At the end of the letter to the Galatians Paul himself (instead of an amenuensis) takes up the physical task of writing (a highly specialized trade in the ancient world).  Paul summarizes the content of the letter (a warning against those that have brought “another gospel” to Galatia in the wake of Paul’s evangelizing).  It could be that Paul was having to finish his letter after his amenuensis was no longer available him.  However, it is also possible and likely that Paul took over the writing of the end of his letter to add emphasis.  Paul is fearful of the Galatian’s future if they should follow the false teachers, and so he writes a personal appeal for them to remain faithful to the gospel he preached.

Luke 10:1-20

Our gospel lection contains what many theologians call the “limited commission” (in comparison to the “great commission” found in Matthew 28).  In the limited commission Jesus sends out seventy disciples to spread news of the imminent kingdom of God to the towns of Galilee.  The disciples are to take little with them, and they are to rely on the hospitality of those they come into contact with on their journey that share their “peace.”  If a town rejects the message of the disciples then in protest they are to shake the dust from their feet as they leave that place.  Jesus instructs that disciples that on “that day” (presumably the “day of judgment”) it will be better for Sodom than for the town that rejects the message of the coming kingdom.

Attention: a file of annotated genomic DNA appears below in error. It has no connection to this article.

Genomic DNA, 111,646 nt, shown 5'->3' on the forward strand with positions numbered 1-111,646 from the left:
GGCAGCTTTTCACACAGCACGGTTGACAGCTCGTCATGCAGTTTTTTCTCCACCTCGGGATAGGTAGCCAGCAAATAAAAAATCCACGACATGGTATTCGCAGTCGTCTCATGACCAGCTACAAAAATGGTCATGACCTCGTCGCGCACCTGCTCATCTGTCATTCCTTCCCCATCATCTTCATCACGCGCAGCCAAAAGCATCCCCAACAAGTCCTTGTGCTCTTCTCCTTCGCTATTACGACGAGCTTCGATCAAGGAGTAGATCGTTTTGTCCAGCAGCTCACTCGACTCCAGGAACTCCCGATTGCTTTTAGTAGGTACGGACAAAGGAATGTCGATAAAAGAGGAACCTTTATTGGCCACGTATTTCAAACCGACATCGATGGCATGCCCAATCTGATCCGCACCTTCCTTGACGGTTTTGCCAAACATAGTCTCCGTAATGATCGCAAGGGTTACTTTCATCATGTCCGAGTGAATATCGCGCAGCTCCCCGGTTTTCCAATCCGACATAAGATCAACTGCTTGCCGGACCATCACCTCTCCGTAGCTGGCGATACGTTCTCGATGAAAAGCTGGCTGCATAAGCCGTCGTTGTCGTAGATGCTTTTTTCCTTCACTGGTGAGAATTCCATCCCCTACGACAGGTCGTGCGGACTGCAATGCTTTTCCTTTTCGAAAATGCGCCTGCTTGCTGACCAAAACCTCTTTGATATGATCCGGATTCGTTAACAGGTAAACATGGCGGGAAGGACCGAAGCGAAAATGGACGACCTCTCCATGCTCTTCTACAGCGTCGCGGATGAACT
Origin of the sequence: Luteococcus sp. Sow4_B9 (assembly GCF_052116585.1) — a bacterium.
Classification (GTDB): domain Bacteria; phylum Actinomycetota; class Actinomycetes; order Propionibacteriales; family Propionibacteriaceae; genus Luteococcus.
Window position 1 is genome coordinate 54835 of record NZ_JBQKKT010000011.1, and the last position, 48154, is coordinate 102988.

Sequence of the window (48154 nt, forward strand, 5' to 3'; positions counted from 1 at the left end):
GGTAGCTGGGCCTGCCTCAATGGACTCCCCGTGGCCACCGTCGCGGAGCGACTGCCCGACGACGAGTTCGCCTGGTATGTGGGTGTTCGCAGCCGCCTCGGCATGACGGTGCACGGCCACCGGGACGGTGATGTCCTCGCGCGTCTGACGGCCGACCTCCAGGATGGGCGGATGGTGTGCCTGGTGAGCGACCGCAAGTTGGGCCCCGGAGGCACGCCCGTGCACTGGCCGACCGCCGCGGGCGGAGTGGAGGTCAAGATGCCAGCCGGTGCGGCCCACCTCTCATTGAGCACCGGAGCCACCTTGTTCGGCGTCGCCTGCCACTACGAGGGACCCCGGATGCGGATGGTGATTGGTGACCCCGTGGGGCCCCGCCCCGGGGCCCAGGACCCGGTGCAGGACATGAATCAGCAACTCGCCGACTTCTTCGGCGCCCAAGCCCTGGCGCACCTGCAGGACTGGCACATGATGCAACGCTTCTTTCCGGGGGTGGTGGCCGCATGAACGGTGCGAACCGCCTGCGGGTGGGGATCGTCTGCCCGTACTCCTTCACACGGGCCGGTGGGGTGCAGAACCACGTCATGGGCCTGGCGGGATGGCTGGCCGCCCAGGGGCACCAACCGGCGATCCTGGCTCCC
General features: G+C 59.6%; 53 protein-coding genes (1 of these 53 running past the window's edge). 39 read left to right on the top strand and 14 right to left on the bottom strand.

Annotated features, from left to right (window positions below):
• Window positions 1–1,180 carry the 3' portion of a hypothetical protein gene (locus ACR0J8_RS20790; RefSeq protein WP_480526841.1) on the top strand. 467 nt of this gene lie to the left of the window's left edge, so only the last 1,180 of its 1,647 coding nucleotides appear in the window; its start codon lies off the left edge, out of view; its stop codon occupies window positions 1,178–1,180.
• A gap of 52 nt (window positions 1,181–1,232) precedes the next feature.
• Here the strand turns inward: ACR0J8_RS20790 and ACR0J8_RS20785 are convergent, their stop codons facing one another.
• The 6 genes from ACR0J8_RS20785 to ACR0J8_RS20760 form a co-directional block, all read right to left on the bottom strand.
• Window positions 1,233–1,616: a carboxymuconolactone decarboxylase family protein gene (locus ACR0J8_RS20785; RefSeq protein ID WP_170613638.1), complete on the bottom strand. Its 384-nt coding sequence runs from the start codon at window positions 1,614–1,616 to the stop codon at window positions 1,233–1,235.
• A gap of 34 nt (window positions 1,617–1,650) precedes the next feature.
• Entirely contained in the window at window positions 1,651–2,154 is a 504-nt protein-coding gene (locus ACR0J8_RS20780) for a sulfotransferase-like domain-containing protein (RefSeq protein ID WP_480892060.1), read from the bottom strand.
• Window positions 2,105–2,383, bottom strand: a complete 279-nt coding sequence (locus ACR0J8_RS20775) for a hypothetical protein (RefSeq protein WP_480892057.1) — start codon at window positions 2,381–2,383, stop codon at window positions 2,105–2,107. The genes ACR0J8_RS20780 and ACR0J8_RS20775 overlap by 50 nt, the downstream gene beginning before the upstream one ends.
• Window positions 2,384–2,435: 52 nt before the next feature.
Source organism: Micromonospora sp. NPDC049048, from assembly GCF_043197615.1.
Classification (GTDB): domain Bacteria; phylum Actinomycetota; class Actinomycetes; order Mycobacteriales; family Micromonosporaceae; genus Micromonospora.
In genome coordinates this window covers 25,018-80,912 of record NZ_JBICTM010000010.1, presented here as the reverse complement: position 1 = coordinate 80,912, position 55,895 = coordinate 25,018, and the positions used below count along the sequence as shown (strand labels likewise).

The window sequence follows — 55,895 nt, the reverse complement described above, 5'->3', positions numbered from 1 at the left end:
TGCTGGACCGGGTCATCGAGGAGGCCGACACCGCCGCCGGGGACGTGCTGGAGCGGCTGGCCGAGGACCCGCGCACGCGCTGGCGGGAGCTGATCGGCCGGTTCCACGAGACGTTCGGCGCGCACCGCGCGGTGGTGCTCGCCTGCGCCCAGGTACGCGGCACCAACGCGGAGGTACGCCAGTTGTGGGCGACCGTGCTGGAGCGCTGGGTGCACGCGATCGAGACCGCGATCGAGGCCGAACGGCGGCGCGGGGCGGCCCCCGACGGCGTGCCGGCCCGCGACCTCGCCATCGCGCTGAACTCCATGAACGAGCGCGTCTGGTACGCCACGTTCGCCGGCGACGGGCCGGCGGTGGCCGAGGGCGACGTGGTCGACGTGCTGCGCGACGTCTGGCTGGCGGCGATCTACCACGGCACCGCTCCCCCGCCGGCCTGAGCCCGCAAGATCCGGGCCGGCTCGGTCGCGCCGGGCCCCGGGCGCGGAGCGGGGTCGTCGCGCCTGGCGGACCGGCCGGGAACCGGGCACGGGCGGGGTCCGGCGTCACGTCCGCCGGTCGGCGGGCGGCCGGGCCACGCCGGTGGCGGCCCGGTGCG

After a time the disciples return to Jesus with a positive report, and are excited that they are able to cast out demons.  Jesus humbles the excited disciples and tells them that it is more important that their names are written in heaven then that they are able to cast out demons.

Celebration of Worship

As you prepare your hearts and minds for worship consider the power of God that is often found in weakness.  The proclamation of the kingdom of God first went out to the small towns of rural Galilee.  There humble homes welcomed in the first missionaries of the kingdom.  As a result God purged them of the demons that sought their destruction.  The disciples in their poverty and weakness were able to cast out these demons in the name of Jesus.  Likewise in our worship, while weak in comparison to the great noise of our dominant culture, is found the heart song of the kingdom.  To God be the glory.

 

Advertisements
This entry was posted in Uncategorized and tagged , , , , , , . Bookmark the permalink.

Leave a Reply

Fill in your details below or click an icon to log in:

WordPress.com Logo

You are commenting using your WordPress.com account. Log Out / Change )

Twitter picture

You are commenting using your Twitter account. Log Out / Change )

Facebook photo

You are commenting using your Facebook account. Log Out / Change )

Google+ photo

You are commenting using your Google+ account. Log Out / Change )

Connecting to %s